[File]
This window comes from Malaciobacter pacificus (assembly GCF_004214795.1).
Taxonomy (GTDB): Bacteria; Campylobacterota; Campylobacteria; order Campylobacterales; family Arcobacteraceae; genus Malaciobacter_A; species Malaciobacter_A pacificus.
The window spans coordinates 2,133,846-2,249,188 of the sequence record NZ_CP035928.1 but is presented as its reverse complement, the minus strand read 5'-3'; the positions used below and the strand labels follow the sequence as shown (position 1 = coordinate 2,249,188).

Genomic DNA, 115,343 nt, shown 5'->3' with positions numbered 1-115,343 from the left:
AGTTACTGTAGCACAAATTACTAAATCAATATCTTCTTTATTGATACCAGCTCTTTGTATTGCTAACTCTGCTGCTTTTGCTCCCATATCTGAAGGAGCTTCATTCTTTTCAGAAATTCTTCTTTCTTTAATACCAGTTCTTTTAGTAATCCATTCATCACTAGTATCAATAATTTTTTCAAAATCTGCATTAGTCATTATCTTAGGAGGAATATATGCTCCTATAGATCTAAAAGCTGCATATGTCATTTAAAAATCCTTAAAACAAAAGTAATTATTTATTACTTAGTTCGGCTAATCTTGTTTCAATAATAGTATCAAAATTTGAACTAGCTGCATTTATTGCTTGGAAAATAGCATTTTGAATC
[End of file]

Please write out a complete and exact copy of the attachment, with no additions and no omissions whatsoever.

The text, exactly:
This window comes from Malaciobacter pacificus (assembly GCF_004214795.1).
Taxonomy (GTDB): Bacteria; Campylobacterota; Campylobacteria; order Campylobacterales; family Arcobacteraceae; genus Malaciobacter_A; species Malaciobacter_A pacificus.
The window spans coordinates 2,133,846-2,249,188 of the sequence record NZ_CP035928.1 but is presented as its reverse complement, the minus strand read 5'-3'; the positions used below and the strand labels follow the sequence as shown (position 1 = coordinate 2,249,188).

Genomic DNA, 115,343 nt, shown 5'->3' with positions numbered 1-115,343 from the left:
AGTTACTGTAGCACAAATTACTAAATCAATATCTTCTTTATTGATACCAGCTCTTTGTATTGCTAACTCTGCTGCTTTTGCTCCCATATCTGAAGGAGCTTCATTCTTTTCAGAAATTCTTCTTTCTTTAATACCAGTTCTTTTAGTAATCCATTCATCACTAGTATCAATAATTTTTTCAAAATCTGCATTAGTCATTATCTTAGGAGGAATATATGCTCCTATAGATCTAAAAGCTGCATATGTCATTTAAAAATCCTTAAAACAAAAGTAATTATTTATTACTTAGTTCGGCTAATCTTGTTTCAATAATAGTATCAAAATTTGAACTAGCTGCATTTATTGCTTGGAAAATAGCATTTTGAATC